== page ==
This information is intended to help parents and other adults understand issues related to teenagers, alcohol and cannabis.

Adolescence is a time when teens actively and consciously create an identity for themselves. At this time in life, as teens work at becoming adults and discovering who they are, parents and other adults may find that teens:

  • question family rules, values and beliefs
  • experiment to satisfy their curiosity
  • want to experience things for themselves

Teens who have supportive parents, teachers, and other adults in their lives are less likely to use alcohol and other drugs, including cannabis. By talking to teens about alcohol, cannabis, and other drugs, supportive adults can lower the likelihood that a teen will develop substance use issues.

Alcohol is the drug most commonly used by teens. Cannabis is another commonly used drug. The legal age for consuming alcohol and cannabis in Ontario is 19 years.

Although most teens do not engage in risky use, there is still cause for concern. The younger someone is when they start using alcohol, cannabis, or other drugs, and the more often they use, the more likely they are to experience harms. This includes the potential for alcohol, cannabis, or other drug dependence. Since the brain continues to develop up to the age of 25, consuming alcohol and cannabis when these changes are occurring may negatively impact brain development and function. Alcohol, cannabis, or other drug use may also affect the ability to make good decisions and increase the risks of injuries and assault.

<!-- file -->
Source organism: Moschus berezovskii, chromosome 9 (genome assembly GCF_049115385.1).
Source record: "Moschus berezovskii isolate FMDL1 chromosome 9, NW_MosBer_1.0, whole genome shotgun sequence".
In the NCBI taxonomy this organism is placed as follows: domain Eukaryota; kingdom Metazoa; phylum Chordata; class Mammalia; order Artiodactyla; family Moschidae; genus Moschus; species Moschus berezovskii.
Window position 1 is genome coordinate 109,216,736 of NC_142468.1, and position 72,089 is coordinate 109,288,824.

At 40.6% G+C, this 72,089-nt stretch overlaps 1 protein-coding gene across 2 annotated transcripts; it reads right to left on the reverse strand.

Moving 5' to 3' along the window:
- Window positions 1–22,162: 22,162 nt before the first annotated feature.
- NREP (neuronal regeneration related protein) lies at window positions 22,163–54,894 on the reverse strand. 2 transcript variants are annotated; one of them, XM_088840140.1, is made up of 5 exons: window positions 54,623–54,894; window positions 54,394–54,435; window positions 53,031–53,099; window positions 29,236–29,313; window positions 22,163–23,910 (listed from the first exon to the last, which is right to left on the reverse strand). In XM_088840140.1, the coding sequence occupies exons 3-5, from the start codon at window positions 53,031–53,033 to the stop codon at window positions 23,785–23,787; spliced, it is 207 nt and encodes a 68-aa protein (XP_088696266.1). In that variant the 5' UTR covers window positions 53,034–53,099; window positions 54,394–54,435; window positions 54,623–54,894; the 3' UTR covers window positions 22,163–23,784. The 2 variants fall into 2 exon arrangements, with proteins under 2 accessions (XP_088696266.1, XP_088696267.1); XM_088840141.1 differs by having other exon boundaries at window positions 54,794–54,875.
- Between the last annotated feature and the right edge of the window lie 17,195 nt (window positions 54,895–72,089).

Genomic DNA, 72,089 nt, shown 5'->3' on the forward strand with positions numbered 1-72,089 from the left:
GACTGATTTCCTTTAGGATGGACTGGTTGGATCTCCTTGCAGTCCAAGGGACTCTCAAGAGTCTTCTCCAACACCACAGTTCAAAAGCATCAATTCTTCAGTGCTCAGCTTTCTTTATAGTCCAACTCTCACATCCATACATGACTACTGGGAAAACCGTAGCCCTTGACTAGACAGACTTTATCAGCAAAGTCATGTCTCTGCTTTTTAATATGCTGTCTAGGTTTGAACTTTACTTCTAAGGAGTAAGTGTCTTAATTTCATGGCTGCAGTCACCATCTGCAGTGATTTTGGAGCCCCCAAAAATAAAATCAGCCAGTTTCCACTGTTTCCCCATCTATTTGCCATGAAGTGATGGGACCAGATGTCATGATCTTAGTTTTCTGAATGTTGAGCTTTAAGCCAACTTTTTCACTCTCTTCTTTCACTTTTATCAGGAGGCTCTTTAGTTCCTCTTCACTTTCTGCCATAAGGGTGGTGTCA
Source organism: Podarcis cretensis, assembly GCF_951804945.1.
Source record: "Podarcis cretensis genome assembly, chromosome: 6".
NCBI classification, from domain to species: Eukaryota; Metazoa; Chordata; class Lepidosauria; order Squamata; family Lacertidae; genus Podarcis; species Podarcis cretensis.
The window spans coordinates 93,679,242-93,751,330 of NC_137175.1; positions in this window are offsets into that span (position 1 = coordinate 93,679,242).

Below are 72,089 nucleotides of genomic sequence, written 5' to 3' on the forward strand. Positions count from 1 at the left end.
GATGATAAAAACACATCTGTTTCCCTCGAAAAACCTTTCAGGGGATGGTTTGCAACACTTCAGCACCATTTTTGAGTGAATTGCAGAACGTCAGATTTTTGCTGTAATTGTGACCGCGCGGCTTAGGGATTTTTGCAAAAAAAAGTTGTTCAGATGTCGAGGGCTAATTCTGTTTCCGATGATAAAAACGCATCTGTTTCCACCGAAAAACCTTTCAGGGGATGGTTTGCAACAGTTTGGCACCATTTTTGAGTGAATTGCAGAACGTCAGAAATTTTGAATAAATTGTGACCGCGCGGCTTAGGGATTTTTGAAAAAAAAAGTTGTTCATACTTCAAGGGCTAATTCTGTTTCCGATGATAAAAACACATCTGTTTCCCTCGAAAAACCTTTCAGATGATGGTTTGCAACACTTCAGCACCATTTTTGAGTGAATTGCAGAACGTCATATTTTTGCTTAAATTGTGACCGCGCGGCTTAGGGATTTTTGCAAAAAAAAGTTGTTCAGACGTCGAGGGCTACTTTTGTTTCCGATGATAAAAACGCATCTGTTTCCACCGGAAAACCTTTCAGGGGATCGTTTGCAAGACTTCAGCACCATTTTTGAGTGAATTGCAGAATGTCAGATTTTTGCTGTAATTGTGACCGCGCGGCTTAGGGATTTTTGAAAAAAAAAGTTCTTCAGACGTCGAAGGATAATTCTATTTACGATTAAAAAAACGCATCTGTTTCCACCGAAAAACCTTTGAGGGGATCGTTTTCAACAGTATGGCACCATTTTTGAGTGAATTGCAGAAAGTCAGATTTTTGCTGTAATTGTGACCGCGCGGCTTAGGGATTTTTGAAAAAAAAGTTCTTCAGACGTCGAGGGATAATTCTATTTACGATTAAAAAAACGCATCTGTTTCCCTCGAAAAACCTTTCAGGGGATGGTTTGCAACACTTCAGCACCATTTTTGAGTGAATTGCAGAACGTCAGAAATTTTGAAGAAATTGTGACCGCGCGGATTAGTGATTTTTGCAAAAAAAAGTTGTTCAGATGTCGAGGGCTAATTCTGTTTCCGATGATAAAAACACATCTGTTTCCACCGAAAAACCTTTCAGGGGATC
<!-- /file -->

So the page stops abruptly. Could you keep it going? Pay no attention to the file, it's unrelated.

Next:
• Under half (42.5%) of students grades 7-12 in Ontario report drinking alcohol in the last year.
  • 16% of grades 7-12 students reported getting drunk in the last month.
  • 19% of grades 7-12 students in Ontario reported having used cannabis in the last year and 2% of grades 9-12 students report cannabis dependence. [1]

References

[1] Boak, A., Hamilton, H. A., Adalf, E.M., & Mann, R. E. (2017) Drug use among Ontario students, 1977-2017: Detailed findings from the Ontario Student Drug Use and Health Survey (OSDUHS) (CAMH Research Document Series No.46). Toronto, ON: Centre for Addiction and Mental Health.